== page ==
- Give your shoppers the content resources they need to buy from you with confidence
Evidently, improving customer experience with product page improvements is a hot button issue.
We Gorillas chipped in with our own 7 ecommerce product page design ideas to convert browsers into shoppers.
You’ll want to read the entire article, but in the interests of avoiding annoying clickbait headlines, here’s the seven things you can implement across your online store to turn your product pages from a glorified online catalogue into a helpful, shoppable library.
Pickaweb are one of the UK’s most trusted hosting provides, with over 20,000 British business on their books.
If you’re a regular Ecommerce Jungle Gym reader, we don’t need to explain the importance of content marketing for your online store.
We’ve been banging on about it for years.
Tony and the team at Pickaweb have put together a really detailed introductory guide. It’s a valuable tool for anyone new to the concept – you might like to add this piece to your induction resources for any new marketing employees.
In addition, Pickaweb have somehow condensed the content marketing decision making process into a single page visual. It’s well worth a print-out-and-stick-on-the-wall job.
Click image to open interactive version (via Ecmmerce Content Marketing).
One particular passage in Pickaweb’s guide provides some invaluable advice for any online retailer. It’s advice we see ecommerce brands neglect all too often.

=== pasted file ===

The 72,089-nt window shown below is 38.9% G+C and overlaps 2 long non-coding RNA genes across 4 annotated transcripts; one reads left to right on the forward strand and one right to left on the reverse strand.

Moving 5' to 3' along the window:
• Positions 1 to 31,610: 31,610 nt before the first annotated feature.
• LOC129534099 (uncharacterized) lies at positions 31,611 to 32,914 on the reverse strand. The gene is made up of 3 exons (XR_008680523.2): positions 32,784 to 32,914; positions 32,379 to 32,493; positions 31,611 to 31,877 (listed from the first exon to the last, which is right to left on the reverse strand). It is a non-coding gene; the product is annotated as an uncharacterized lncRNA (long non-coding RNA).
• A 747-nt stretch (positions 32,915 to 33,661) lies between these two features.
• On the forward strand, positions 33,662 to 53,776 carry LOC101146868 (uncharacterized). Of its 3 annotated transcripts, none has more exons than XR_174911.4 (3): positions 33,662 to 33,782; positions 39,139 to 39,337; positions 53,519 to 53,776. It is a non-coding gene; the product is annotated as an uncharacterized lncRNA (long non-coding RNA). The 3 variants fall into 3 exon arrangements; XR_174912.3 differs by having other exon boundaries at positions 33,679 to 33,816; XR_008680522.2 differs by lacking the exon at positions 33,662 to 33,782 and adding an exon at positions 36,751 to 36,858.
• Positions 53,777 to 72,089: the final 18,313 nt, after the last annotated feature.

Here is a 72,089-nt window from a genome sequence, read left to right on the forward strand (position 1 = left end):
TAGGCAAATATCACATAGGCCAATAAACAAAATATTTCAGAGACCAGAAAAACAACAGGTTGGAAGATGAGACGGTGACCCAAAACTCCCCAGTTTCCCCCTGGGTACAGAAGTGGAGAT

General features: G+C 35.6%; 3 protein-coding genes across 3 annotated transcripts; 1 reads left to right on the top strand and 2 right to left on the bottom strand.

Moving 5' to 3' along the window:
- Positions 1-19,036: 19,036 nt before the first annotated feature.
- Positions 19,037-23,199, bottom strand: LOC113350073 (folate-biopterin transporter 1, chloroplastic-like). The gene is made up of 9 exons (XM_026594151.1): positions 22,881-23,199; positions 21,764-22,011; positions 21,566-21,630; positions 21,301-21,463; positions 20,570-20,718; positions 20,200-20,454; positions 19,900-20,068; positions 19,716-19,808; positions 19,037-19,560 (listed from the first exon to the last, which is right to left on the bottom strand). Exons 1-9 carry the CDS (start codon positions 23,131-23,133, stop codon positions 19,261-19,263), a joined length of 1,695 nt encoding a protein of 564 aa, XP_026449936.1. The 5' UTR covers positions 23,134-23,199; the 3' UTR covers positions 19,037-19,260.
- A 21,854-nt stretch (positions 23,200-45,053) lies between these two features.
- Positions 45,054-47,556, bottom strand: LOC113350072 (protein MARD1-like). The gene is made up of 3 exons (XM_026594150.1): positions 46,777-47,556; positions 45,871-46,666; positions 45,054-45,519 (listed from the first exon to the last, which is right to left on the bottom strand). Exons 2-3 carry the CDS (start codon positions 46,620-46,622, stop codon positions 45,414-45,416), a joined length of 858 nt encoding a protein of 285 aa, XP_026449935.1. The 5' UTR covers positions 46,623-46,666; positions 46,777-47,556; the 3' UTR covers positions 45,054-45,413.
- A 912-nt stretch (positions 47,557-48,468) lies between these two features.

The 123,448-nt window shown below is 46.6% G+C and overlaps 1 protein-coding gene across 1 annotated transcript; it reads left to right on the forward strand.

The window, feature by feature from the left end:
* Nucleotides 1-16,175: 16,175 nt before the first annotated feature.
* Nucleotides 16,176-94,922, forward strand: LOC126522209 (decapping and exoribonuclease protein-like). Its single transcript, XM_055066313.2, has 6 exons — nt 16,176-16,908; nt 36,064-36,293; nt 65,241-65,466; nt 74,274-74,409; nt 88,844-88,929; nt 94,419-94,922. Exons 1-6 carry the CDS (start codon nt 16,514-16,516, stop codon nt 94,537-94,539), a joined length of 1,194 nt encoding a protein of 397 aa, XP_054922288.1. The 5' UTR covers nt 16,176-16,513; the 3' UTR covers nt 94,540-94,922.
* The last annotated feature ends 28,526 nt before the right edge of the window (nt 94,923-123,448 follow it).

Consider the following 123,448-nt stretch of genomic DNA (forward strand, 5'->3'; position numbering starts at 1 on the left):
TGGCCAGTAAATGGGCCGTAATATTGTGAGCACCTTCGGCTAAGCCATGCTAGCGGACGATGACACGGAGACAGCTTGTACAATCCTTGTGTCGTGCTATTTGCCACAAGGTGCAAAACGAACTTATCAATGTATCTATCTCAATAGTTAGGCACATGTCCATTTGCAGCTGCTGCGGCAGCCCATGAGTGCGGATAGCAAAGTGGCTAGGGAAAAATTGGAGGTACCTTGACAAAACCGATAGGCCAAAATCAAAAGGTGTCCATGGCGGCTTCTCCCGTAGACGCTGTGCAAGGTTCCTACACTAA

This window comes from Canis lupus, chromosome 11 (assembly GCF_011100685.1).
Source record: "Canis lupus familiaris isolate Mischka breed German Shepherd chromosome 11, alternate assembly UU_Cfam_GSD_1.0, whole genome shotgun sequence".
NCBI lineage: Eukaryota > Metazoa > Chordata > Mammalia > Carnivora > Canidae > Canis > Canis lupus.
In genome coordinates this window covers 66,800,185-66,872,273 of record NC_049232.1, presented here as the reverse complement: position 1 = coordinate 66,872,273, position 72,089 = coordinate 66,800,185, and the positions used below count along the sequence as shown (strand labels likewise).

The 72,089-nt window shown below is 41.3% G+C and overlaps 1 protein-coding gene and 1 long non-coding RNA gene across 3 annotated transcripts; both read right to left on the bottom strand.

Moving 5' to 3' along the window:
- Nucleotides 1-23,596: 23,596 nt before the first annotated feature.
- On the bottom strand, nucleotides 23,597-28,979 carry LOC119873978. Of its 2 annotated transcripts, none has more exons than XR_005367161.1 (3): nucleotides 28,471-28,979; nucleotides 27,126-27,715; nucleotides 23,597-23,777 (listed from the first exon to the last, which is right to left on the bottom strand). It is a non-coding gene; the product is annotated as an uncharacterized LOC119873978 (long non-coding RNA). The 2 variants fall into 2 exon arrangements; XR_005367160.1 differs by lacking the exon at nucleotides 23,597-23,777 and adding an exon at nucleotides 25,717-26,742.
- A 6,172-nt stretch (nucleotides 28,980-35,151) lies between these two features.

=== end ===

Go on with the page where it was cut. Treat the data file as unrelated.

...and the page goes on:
“It can be tempting to think that all you need to do is focus on is getting more people through the door, but that would be a huge mistake.
If you are completely stuck then start with Content for Conversion. That way you are working with what you have, i.e. your existing traffic.
Things like Buyers Guides, How to Guides and product videos are perfect starting points and you probably have most of the info that you need on your hard drive, in your outbox or up in your head.”
That’s why Chapter 4 of Pickaweb’s guide is the most important.
Tony and his team highlight a couple of content types to help you bridge the conversion gap between research and purchase:
- How-to guides
- Buyer’s guides
- Product Video
- Case Studies
These research focused content pieces are exactly the type of additions Nicole Kohler referenced in her WooThemes article about optimising your product pages to improve your customer experience.
This month, we developed a similar article dedicated to helping you use content marketing to increase conversions for your online store.